Keywords: Animals ; *Biological Evolution ; *Ecosystem ; Ethiopia ; Fossils ; *Geologic Sediments ; *Hominidae
    Print ISSN: 0036-8075
    Electronic ISSN: 1095-9203
    Topics: Biology , Chemistry and Pharmacology , Computer Science , Medicine , Natural Sciences in General , Physics
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  • 7
    Publication Date: 2015-03-06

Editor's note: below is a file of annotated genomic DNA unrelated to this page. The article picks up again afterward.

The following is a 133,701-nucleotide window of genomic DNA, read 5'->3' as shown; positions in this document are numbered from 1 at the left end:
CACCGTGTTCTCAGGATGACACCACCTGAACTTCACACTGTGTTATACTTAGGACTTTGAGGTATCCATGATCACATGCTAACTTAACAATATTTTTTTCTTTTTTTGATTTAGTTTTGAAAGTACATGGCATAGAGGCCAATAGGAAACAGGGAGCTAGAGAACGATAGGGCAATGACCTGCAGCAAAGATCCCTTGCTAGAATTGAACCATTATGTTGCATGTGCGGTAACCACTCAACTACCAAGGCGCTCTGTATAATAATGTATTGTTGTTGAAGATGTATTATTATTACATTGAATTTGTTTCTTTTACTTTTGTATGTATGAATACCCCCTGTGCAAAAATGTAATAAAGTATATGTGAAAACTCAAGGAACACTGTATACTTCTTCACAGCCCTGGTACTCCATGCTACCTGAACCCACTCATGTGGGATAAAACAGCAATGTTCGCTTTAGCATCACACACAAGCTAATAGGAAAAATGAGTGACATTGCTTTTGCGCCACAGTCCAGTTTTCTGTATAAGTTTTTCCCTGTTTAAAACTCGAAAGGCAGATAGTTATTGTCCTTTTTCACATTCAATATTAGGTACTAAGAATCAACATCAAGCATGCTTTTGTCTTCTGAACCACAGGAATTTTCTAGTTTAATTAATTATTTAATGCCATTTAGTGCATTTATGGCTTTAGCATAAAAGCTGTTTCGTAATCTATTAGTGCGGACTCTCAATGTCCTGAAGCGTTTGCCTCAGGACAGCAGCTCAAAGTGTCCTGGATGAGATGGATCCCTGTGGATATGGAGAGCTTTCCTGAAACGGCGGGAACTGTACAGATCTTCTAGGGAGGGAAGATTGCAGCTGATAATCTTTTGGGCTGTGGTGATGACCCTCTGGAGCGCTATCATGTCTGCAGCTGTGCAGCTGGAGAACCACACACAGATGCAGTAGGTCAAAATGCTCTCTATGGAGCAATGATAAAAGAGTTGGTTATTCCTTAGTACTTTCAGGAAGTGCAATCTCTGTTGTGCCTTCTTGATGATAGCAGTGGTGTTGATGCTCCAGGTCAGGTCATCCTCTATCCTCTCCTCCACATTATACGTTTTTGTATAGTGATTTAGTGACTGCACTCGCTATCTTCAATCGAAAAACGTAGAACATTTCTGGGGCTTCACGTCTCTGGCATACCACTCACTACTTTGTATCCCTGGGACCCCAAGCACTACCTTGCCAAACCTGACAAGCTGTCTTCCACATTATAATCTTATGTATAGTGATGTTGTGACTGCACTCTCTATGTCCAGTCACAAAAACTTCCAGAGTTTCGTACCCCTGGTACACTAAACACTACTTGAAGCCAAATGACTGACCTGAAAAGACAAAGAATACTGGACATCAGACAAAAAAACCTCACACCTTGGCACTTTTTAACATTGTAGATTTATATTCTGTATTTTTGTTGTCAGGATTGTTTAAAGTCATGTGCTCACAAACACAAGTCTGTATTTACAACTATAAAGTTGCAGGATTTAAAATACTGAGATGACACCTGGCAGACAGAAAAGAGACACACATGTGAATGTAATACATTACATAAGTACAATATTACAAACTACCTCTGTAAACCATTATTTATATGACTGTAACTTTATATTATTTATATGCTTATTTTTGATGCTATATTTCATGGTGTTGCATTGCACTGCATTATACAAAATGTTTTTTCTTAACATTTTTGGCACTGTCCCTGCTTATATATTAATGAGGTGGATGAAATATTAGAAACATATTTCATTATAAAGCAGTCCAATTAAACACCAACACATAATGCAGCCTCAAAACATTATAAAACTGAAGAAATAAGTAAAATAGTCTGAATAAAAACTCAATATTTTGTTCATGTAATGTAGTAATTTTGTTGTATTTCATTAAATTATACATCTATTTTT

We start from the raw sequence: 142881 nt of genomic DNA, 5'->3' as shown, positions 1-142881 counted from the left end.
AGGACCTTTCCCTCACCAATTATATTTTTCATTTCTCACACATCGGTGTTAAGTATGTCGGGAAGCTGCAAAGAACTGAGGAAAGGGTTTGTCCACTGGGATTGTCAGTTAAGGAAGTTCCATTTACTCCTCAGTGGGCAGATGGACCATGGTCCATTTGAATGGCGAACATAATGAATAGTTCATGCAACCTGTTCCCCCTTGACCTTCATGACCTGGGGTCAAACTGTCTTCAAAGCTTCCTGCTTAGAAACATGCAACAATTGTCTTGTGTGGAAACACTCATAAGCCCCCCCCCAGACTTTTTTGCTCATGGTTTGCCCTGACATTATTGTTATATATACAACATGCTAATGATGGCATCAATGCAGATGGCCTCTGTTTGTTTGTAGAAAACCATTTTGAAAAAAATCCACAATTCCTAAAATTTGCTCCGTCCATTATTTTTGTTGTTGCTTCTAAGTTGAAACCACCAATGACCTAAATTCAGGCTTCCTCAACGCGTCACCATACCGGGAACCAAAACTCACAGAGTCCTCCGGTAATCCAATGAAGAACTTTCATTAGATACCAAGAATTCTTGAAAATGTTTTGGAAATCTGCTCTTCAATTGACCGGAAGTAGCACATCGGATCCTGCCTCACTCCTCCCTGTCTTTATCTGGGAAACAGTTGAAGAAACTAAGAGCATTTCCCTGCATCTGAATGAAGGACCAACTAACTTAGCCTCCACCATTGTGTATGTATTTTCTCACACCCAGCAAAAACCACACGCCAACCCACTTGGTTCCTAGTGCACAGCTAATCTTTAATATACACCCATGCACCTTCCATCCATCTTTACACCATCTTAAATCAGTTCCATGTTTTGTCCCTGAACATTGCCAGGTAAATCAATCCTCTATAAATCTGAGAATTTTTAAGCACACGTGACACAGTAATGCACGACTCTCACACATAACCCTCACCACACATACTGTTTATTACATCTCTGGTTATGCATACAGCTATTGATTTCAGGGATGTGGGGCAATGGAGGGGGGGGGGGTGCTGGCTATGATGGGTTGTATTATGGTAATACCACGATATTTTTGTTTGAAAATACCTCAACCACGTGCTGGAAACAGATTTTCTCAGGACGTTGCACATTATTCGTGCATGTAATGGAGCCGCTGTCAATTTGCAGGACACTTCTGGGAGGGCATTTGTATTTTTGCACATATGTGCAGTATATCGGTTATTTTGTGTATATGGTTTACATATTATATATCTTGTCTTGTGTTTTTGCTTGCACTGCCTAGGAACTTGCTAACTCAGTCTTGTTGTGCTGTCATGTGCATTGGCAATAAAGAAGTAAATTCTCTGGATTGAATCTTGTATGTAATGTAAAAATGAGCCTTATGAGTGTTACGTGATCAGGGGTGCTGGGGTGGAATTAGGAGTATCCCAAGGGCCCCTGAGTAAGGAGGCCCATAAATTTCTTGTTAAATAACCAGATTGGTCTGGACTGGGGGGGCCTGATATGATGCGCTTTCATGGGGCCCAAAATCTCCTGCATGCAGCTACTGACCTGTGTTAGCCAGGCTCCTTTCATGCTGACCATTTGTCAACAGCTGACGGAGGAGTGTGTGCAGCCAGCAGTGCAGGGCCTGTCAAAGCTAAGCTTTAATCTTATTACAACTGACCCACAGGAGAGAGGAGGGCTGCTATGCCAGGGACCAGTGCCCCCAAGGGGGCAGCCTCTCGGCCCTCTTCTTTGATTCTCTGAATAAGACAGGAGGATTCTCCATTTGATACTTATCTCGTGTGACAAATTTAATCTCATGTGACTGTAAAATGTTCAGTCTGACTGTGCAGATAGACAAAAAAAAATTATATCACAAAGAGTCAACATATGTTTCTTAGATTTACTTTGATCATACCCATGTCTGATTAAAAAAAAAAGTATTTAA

Description: Our understanding of the origin of the genus Homo has been hampered by a limited fossil record in eastern Africa between 2.0 and 3.0 million years ago (Ma). Here we report the discovery of a partial hominin mandible with teeth from the Ledi-Geraru research area, Afar Regional State, Ethiopia, that establishes the presence of Homo at 2.80 to 2.75 Ma. This specimen combines primitive traits seen in early Australopithecus with derived morphology observed in later Homo, confirming that dentognathic departures from the australopith pattern occurred early in the Homo lineage. The Ledi-Geraru discovery has implications for hypotheses about the timing and place of origin of the genus Homo.〈br /〉〈span class="detail_caption"〉Notes: 〈/span〉Villmoare, Brian -- Kimbel, William H -- Seyoum, Chalachew -- Campisano, Christopher J -- DiMaggio, Erin N -- Rowan, John -- Braun, David R -- Arrowsmith, J Ramon -- Reed, Kaye E -- New York, N.Y. -- Science. 2015 Mar 20;347(6228):1352-5. doi: 10.1126/science.aaa1343. Epub 2015 Mar 4.〈br /〉〈span class="detail_caption"〉Author address: 〈/span〉Department of Anthropology, University of Nevada Las Vegas, Las Vegas, NV 89154, USA. Center for the Advanced Study of Hominin Paleobiology, George Washington University, Washington, DC 20052, USA. Department of Anthropology, University College London, London WC1H 0BW, UK. brian.villmoare@unlv.edu wkimbel.iho@asu.edu. ; Institute of Human Origins and School of Human Evolution and Social Change, Arizona State University, Tempe, AZ 85287, USA. brian.villmoare@unlv.edu wkimbel.iho@asu.edu. ; Institute of Human Origins and School of Human Evolution and Social Change, Arizona State University, Tempe, AZ 85287, USA. Authority for Research and Conservation of Cultural Heritage, Addis Ababa, Ethiopia. ; Institute of Human Origins and School of Human Evolution and Social Change, Arizona State University, Tempe, AZ 85287, USA. ; Department of Geosciences, Pennsylvania State University, University Park, PA 16802, USA. ; Center for the Advanced Study of Hominin Paleobiology, George Washington University, Washington, DC 20052, USA. ; School of Earth and Space Exploration, Arizona State University, Tempe, AZ 85281, USA.〈br /〉〈span class="detail_caption"〉Record origin:〈/span〉 〈a href="http://www.ncbi.nlm.nih.gov/pubmed/25739410" target="_blank"〉PubMed〈/a〉